goruka writes "Godot, the most advanced open source (MIT licensed) game engine, which was open-sourced back in February, has reached 1.0 (stable). It sports an impressive number of features, and it's the only game engine with visual tools (code editor, scripting, debugger, 3D engine, 2D engine, physics, multi-platform deploy, etc) on a scale comparable to commercial offerings. As a plus, the user interface runs natively on Linux. Godot has amassed a healthy user community (through forums, Facebook and IRC) since it went public, and was used to publish commercial games in the Latin American and European markets such as Ultimo Carnaval with publisher Square Enix, and The Mystery Team by Sony Computer Entertainment Europe.

Read more of this story at Slashdot.








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This Digital Piggy Bank Could Finally Get You To Start Saving

Wired - Top Stories - Tue, 12/16/2014 - 10:00am

Digit is like a digital piggybank. It connects to a user's checking account, analyzes the user's spending habits and income history, and uses an algorithm to automatically set aside small amounts of money at times when the user is least likely to miss it.

The post This Digital Piggy Bank Could Finally Get You To Start Saving appeared first on WIRED.








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Life Under the Microscope: The Year’s Best Biology Close-Ups

Wired - Top Stories - Tue, 12/16/2014 - 10:00am

Life is pretty interesting, and at the microscopic scale, it can also be beautiful, strange, intriguing, frightening and gross. The winning photos and videos from this year’s Olympus BioScapes competition span the whole range. From rat brains to butter daisies to weevils and barnacle appendages, these microscope photos will amaze. First prize this year went […]

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Categories: Open Source, Technology

What’s Up With That: The Dark Days of Winter Bum You Out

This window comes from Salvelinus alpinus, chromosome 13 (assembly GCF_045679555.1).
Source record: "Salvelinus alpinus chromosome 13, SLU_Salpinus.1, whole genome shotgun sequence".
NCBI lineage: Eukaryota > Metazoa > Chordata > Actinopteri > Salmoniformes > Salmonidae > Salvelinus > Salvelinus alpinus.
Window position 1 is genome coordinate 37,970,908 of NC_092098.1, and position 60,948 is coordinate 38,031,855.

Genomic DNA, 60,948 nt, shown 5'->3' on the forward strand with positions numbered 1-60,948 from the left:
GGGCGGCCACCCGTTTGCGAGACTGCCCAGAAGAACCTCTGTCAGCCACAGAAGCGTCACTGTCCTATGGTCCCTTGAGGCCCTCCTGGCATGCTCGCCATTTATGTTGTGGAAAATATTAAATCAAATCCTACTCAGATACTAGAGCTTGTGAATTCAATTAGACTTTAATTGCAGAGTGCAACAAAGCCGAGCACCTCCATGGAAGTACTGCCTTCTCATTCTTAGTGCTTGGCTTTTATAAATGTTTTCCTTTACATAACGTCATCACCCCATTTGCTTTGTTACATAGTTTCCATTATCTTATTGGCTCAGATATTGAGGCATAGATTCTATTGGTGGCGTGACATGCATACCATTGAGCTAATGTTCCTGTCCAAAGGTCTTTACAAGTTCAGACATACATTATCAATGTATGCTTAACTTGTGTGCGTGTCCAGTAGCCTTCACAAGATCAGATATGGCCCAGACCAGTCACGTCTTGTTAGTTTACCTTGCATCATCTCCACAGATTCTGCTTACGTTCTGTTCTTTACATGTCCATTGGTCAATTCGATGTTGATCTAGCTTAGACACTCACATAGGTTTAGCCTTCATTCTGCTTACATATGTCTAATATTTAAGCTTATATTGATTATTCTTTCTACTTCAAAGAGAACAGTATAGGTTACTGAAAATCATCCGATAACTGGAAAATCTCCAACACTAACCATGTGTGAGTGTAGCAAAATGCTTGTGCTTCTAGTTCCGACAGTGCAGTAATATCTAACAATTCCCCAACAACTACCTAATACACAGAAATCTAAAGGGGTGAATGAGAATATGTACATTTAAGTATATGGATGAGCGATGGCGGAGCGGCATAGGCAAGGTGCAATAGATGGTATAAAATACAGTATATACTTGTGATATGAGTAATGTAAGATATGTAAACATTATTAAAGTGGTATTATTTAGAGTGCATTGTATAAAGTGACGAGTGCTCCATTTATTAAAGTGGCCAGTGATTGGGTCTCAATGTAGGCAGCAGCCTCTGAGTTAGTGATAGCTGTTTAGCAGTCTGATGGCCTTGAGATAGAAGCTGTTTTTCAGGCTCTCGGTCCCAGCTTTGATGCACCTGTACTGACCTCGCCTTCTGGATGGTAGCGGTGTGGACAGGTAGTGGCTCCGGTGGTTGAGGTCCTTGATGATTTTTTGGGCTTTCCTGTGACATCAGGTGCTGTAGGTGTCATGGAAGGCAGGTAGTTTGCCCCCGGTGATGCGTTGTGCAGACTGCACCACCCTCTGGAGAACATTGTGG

Wired - Top Stories - Tue, 12/16/2014 - 8:00am

There's a link between sunlight and happiness, and in winter time a lot of people aren't getting enough of either.

The post What’s Up With That: The Dark Days of Winter Bum You Out appeared first on WIRED.








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Legendary Mad Magazine Illustrator Jack Davis Calls It Quits at 90

Wired - Top Stories - Tue, 12/16/2014 - 8:00am

Jack Davis, the legendary Mad magazine illustrator and movie poster artist, is hanging up his pencils.

The post Legendary Mad Magazine Illustrator Jack Davis Calls It Quits at 90 appeared first on WIRED.


Categories: Open Source, Technology

Lava Flow Update for December 16, 2014: Fogo, Kilauea, Holuhraun

Wired - Top Stories - Tue, 12/16/2014 - 7:46am

Significant lava flow eruptions are continuing at Fogo, Kilauea and Iceland, with the people and property in danger in both Hawaii and the Cape Verde Islands.

The post Lava Flow Update for December 16, 2014: Fogo, Kilauea, Holuhraun appeared first on WIRED.








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Angry Nerd: TV’s Most Infuriating Moments in 2014

Wired - Top Stories - Tue, 12/16/2014 - 7:00am

This year, some TV shows made us laugh; others made us cry (in a good way). Then there were the TV programs that made us want to rip our hair out. In his latest installment Angry Nerd runs down 2014's top five most frustrating TV moments, from Doctor Who to How to Get Away with Murder.

The post Angry Nerd: TV’s Most Infuriating Moments in 2014 appeared first on WIRED.








Categories: Open Source, Technology